Dear Gossips,

Last week we talked about Jennifer Lawrence on the cover of VOGUE’s 125th anniversary September issue, the biggest issue of the year. The choice, as I wrote at the time, was status quo. Also featured in VOGUE’s September issue: Oprah Winfrey and Serena Williams. Oprah has her own magazine so I guess I can understand why she wouldn’t be on the cover. But …what about Serena Williams? Anna Wintour’s put Serena on the cover of VOGUE before, twice actually. She would have been an excellent cover subject for such a milestone issue, non? Serena was, however, already on the cover of the August issue of VOGUE’s sister publication Vanity Fair and they almost never duplicate. I’m curious about how that works though, whether or not there are editorial fights between them about who they each get.

Before we get into Serena’s VOGUE interview, many of you have written asking for a post about the remarks she made last week that pissed some people off. While speaking to Australia’s Herald Sun she talked about how she expects childbirth will change her


“I think [giving birth] will give me more strength, if that’s possible. I feel like I will be ready for anything. I have so much respect for so many women [for giving birth]. I am about to be a real woman now, you know? It’s going to be something incredibly impressive to go through.”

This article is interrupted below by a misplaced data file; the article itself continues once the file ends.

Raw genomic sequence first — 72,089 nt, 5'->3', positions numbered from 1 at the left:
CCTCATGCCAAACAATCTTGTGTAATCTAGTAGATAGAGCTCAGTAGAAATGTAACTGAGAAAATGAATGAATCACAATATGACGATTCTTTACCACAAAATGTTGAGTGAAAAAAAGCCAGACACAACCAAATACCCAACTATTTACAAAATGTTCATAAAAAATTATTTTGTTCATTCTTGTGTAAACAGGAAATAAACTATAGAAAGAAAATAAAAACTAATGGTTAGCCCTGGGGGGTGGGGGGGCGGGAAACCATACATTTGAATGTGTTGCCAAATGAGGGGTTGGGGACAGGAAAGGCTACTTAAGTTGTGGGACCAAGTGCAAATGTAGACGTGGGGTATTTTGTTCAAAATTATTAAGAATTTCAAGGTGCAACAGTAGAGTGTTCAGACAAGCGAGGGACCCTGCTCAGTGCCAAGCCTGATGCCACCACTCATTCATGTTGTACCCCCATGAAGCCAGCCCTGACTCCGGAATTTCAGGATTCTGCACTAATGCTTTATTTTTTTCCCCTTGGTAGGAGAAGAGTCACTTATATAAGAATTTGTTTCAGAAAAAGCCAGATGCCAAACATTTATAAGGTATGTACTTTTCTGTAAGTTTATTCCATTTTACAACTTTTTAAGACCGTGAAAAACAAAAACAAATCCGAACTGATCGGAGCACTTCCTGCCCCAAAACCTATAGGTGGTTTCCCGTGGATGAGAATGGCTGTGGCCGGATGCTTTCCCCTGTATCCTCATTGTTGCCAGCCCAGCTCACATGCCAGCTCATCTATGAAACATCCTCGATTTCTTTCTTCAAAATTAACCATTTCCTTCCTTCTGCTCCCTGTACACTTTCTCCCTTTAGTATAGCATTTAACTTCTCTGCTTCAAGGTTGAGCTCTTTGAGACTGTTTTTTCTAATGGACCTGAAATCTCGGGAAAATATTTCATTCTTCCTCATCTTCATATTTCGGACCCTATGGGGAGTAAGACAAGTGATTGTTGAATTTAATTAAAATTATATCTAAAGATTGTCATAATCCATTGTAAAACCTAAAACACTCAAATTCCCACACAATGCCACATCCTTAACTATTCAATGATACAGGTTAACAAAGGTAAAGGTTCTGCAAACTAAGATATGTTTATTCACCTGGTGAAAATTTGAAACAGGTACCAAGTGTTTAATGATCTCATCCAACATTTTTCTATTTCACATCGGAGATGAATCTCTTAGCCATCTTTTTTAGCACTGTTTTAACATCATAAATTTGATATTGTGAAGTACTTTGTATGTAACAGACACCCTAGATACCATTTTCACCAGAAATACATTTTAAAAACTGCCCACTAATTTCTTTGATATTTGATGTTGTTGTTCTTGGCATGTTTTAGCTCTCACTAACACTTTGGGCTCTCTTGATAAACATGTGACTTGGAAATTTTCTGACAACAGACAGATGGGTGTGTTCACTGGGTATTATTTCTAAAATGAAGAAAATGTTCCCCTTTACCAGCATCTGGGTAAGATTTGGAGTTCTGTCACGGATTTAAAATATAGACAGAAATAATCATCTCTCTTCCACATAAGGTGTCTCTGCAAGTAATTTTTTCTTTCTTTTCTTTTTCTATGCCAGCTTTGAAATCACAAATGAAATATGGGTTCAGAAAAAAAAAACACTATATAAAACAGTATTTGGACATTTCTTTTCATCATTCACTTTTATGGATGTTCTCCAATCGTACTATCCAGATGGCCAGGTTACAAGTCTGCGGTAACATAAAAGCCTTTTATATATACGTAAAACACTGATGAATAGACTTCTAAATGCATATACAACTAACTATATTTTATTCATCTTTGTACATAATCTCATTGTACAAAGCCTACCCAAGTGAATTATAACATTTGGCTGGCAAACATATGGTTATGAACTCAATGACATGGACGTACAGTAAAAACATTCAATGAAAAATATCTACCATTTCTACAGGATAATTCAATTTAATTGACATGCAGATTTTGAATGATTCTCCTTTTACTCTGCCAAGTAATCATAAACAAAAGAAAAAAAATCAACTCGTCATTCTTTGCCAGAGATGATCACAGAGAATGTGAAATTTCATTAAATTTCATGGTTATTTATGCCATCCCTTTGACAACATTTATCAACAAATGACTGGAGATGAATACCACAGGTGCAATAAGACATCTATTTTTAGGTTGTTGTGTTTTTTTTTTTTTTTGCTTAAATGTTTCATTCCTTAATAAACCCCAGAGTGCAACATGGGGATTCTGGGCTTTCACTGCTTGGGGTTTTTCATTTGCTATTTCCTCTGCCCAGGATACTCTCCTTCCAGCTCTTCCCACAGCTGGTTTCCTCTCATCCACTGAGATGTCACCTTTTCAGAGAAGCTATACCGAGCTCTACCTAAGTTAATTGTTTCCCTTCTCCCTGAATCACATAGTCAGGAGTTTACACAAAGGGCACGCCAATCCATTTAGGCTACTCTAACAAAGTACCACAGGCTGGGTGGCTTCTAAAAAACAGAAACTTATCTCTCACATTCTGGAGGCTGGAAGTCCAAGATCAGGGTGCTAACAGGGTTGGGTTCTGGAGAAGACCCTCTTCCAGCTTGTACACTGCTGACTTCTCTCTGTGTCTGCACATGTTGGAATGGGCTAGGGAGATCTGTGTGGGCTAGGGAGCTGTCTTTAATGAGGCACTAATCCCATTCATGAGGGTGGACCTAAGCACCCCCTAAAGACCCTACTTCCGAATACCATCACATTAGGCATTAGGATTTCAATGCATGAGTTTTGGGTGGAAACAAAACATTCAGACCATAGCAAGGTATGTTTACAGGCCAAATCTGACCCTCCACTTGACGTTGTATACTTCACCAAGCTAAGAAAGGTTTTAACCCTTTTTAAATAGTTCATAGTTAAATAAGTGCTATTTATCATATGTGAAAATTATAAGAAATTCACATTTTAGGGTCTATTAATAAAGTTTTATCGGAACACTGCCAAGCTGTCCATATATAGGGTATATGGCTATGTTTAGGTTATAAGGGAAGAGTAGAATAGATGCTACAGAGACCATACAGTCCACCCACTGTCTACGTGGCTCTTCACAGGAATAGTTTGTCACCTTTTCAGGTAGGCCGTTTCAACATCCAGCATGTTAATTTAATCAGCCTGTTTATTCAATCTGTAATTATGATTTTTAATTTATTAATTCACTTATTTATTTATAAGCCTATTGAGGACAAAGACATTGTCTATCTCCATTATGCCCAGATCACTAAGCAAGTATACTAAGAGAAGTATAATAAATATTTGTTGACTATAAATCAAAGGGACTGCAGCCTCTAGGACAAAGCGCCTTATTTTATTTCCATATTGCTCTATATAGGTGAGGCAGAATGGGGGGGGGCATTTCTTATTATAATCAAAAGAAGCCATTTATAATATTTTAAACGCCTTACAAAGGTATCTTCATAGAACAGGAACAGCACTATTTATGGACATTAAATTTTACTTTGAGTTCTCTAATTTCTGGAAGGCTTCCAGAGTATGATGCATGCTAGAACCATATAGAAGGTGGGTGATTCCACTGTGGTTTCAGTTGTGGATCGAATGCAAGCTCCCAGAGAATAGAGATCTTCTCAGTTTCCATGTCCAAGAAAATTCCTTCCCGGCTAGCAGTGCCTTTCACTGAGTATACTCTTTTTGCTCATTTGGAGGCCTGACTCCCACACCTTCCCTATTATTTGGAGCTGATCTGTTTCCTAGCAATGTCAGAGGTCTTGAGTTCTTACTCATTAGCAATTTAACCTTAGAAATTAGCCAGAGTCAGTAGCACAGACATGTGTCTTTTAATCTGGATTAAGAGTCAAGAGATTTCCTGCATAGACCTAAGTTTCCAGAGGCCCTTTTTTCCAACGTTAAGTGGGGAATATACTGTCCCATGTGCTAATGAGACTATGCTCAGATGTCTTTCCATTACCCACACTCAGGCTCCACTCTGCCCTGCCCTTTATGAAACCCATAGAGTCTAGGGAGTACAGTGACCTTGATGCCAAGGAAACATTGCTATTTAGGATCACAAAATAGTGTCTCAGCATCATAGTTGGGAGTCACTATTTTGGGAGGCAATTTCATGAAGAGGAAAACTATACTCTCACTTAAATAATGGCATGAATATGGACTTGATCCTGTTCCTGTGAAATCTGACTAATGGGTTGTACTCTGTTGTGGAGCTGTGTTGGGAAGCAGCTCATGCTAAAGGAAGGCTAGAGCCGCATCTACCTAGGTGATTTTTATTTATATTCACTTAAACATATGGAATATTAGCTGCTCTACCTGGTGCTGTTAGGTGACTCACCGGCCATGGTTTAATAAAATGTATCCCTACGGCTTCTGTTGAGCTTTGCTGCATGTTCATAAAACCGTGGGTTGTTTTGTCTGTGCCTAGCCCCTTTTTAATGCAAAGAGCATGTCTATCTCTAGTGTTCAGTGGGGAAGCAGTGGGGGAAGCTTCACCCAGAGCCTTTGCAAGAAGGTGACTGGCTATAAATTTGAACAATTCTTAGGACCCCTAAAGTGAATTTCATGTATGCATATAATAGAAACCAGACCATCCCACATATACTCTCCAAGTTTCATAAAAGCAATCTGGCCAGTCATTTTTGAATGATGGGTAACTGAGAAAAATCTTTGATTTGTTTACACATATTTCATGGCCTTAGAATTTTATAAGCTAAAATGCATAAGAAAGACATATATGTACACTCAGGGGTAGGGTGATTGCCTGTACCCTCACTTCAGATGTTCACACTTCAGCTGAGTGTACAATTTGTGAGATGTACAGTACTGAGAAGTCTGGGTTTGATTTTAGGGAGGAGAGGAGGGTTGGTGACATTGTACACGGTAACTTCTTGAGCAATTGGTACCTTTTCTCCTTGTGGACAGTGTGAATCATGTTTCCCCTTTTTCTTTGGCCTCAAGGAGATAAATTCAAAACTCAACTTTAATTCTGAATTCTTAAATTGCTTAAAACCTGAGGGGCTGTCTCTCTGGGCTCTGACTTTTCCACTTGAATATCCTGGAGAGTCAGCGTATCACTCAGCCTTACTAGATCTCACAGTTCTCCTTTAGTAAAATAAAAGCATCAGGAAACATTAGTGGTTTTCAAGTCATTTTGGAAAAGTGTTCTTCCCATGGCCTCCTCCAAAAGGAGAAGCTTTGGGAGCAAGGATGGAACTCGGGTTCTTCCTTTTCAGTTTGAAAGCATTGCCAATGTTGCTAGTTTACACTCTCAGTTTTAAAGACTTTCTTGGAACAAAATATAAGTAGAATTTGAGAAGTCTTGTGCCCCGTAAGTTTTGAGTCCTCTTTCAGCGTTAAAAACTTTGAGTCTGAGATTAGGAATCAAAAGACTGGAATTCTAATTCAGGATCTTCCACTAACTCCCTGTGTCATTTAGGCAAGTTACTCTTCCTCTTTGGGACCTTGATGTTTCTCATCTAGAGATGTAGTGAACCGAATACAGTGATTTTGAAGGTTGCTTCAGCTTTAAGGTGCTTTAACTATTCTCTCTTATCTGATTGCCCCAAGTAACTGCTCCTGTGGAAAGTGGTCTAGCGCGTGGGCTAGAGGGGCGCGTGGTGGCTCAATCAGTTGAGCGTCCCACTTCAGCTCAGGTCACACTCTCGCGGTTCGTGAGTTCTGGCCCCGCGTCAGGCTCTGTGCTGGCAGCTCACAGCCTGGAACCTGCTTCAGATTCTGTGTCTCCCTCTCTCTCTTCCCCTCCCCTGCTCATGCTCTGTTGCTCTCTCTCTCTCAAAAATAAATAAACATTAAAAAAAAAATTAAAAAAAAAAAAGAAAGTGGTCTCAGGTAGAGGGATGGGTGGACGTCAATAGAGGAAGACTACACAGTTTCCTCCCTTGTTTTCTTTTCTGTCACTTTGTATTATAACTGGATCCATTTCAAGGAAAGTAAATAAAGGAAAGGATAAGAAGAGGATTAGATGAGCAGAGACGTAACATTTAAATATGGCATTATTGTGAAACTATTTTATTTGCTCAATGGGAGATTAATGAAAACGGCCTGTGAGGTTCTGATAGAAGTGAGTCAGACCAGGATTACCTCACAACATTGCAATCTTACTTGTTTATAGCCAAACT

It’s the “real woman” comment. That you’re not a “real woman” until you’ve had a child. Which, obviously, is bullsh-t. And it’s language that’s become so natural to so many people, an expression that just falls out of your mouth so easily, because you’ve heard it so many times when other people are pregnant. For a long time it was acceptable language, until relatively recently when we started having larger conversations about “womanhood” and how it’s defined and who gets to define it. Since I have no interest in having children, of course my reaction when I hear things like what Serena said is to be like, whatever, thanks for making me feel less-than. But for me personally, it’s not painful – not the way it might be painful for a woman who does actually want children and can’t.